A Parliament of Some Things
Extracting semi-expected pictures of distinctive textural quality from an inversely composed scene, Mark Hagen investigates the planes of the unseen, attempting to present us with mere fragments of the existing, yet visually incomprehensible matter. His technically cultivated objects stand in opposition with the paintings, both questioning the limits of human senses and the physically proven occurrences beyond their reach. Hagen’s practice is highly experimental, only foreseeable to a degree, but conceptually, perfectly synced with his endeavor of explaining the entirety of the universe. Even though he does not succeed in portraying all the fragments, his journey is far from over, whereas the observer can only get an approximately accurate idea of what is invisible, by gazing at all of Hagen’s works, one at a time, and connecting them mentally into a coherent assembly. Almine Rech Gallery in London is hosting a solo exhibition by Mark Hagen this October, presenting his latest exploratory pieces.
Concept Begins with Hagen’s Creative Process
A very particular creative process of Mark Hagen implies the immanent concept of his paintings. They are made by pushing black and white paint through rough fabric, onto glass planes that support pieces of wrinkled wrapping plastic, tape, cut tiles and other material. When the paint dries, the textile paint carrier is peeled off from the surface, leaving a distinctive mark on a jarring texture. What is left is actually a negative imprint of what was painted, only controlled by the artist to an extent. Making a negative, a positive aspect of his paintings, Hagen toys with the concept of the seen and the unseen, addressing the natural limitations of human vision and the rendering of a picture in the brain. His work unveils that there is more than we are able to grasp, but he, being a human, only scratches the surface in trying to depict it. In the process, the artist employs only black and white paint, conjuring countless shades of grey, that sink into, and emerge from, one another.
Monochromatic Realms Are Broader
Creating on the grounds set by monochrome painting, Hagen’s philosophy explores the idea that eyes only detect that what looks back at them. By relinquishing color, the artist intends to remind the viewer that the spectrum we perceive as colorful is only a tiny fragment of the visual realm, while his works are meant to suggest the beyond. Using paint as not only chromatic, but textural medium, the artist creates pictorial hybrids, alluding to the topography of the planet, and the components of its soil. Fascinated with geological substances, from the amorphous nature of mud, to perfection of mineral structure, the artist created his latest works works that evoke the omnipresent, eternal, yet hardly recognizable natural phenomena.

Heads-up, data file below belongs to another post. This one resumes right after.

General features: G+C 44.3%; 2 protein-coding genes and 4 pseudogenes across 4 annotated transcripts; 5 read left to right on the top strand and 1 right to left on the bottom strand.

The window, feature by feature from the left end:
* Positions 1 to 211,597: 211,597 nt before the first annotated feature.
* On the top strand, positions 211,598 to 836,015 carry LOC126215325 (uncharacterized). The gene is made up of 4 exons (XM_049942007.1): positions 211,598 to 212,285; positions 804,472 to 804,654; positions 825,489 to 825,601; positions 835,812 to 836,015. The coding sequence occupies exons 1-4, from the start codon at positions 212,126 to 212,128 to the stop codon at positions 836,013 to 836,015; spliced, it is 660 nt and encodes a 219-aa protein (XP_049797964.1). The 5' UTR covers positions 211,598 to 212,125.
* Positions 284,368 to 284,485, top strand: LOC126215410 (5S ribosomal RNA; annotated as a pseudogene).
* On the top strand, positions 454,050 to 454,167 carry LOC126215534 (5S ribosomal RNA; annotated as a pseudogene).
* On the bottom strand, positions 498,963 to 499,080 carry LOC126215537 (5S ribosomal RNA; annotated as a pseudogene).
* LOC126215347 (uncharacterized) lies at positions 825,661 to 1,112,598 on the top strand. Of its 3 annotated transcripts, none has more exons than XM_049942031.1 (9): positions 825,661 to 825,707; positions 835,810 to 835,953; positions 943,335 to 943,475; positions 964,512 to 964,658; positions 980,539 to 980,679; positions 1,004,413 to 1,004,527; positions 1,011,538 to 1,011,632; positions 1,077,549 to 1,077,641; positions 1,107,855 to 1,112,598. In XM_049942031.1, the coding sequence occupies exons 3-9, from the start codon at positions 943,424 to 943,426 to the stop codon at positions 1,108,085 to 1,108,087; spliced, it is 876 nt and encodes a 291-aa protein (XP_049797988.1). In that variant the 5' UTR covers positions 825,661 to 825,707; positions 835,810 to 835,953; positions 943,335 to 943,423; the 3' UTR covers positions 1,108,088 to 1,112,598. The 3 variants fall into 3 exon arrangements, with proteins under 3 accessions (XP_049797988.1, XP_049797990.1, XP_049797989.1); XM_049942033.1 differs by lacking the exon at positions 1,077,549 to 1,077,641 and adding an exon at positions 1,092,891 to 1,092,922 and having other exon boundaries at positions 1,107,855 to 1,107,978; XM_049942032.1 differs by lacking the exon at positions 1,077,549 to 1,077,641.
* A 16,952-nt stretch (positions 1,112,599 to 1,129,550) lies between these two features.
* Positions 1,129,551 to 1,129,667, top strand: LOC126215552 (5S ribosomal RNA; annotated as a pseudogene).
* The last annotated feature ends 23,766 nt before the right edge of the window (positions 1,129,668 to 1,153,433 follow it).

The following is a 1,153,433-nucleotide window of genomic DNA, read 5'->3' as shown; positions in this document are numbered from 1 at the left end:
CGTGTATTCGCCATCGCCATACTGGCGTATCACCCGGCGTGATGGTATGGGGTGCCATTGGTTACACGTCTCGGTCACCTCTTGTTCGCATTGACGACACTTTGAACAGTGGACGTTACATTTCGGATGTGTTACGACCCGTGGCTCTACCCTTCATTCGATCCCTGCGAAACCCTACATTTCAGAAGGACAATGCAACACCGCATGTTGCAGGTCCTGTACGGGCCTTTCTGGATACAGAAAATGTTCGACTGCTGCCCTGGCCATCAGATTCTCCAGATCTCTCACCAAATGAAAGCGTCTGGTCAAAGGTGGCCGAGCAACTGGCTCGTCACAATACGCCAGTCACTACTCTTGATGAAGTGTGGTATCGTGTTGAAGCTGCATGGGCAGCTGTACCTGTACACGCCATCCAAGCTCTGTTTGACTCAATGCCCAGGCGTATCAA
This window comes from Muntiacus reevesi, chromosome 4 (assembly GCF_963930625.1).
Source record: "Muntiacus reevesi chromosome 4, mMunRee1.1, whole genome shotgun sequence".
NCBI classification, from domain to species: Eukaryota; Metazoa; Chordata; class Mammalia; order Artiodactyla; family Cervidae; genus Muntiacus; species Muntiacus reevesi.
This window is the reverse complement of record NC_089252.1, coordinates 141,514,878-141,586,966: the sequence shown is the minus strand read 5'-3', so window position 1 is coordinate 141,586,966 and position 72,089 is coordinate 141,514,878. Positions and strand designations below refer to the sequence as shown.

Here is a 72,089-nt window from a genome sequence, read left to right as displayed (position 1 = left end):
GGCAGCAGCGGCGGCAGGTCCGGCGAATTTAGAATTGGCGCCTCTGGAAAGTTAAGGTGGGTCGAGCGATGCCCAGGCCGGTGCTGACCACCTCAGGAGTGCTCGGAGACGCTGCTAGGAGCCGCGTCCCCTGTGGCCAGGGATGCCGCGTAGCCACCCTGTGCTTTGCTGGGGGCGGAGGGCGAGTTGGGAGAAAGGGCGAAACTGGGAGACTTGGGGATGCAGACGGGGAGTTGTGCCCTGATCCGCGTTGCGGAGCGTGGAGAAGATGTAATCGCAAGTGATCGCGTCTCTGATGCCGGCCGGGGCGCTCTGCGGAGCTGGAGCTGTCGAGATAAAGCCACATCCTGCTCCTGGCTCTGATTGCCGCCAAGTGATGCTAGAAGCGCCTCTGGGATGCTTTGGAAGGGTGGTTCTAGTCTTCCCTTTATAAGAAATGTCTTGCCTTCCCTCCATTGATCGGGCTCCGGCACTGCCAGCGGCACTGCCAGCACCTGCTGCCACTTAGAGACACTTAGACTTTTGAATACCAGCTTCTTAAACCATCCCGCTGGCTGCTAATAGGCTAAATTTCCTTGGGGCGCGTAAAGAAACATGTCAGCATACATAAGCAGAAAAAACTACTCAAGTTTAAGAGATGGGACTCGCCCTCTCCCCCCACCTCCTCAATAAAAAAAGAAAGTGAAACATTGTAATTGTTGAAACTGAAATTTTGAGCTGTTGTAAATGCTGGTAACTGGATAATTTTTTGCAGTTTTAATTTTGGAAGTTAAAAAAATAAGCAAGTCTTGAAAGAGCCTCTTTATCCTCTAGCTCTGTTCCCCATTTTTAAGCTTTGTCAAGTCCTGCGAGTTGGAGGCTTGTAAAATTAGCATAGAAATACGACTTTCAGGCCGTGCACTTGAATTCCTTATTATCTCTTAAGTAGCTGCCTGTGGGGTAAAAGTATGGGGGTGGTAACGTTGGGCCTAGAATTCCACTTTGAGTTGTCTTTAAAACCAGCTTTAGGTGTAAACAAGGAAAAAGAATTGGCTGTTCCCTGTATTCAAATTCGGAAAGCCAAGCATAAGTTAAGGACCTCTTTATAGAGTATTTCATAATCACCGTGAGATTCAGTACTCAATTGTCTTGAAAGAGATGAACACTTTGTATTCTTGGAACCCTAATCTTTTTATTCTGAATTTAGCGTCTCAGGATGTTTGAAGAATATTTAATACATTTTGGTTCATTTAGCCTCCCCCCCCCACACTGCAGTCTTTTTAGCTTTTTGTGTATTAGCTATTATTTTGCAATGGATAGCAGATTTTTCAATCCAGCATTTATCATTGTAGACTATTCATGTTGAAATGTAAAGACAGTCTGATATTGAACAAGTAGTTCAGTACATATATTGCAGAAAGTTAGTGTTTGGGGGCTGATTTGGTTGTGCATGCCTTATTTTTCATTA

Mark Hagen’s Sculptures
Just as paintings of Mark Hagen contain certain sculptural quality, his sculptures reflect painterly character. Reminiscing a postmodern bas-relief, the pieces are made of 4 x 8 ft honeycomb aluminum sheets, cut into irregular shapes, joined together by the mobile, rotating edges. The works are covered with thin sheets of anodized titanium, reflecting the light in rainbow spectrum, alluding to the painting. By connecting his three-dimensional pieces and the paintings, Mark Hagen transcends the medium, delivering a sole message with a single piece, or an entire installation, still allowing for various interpretations of his suggestive, abstract works.
A Parliament of Some Things at Almine Rech
Entitled A parliament of Some Things, the upcoming exhibition by Mark Hagen is filled with antagonistic visual conversations, constantly alluding to what is not there. Some things are depicted, while some remain in the domain of imagined, pursued only through relentless exploration, if ever understood. Opening on October 13, the show will remain on view at Almine Rech London gallery through November 11, 2014, provoking the further seeing of reality.
Almine Rech Gallery is known for the progressive art exhibitions, such as The Bruce collabroative show presented at its Brussels chapter.
Experimental practices are what drives contemporary art forward. Read about experiments made by Andy Warhol with Factory Shadows, mark making practice of Lucy McLauchlan or the series of prints of the famous light artist James Turrell.
All photos are merely for illustrative purposes. [mc4wp_form]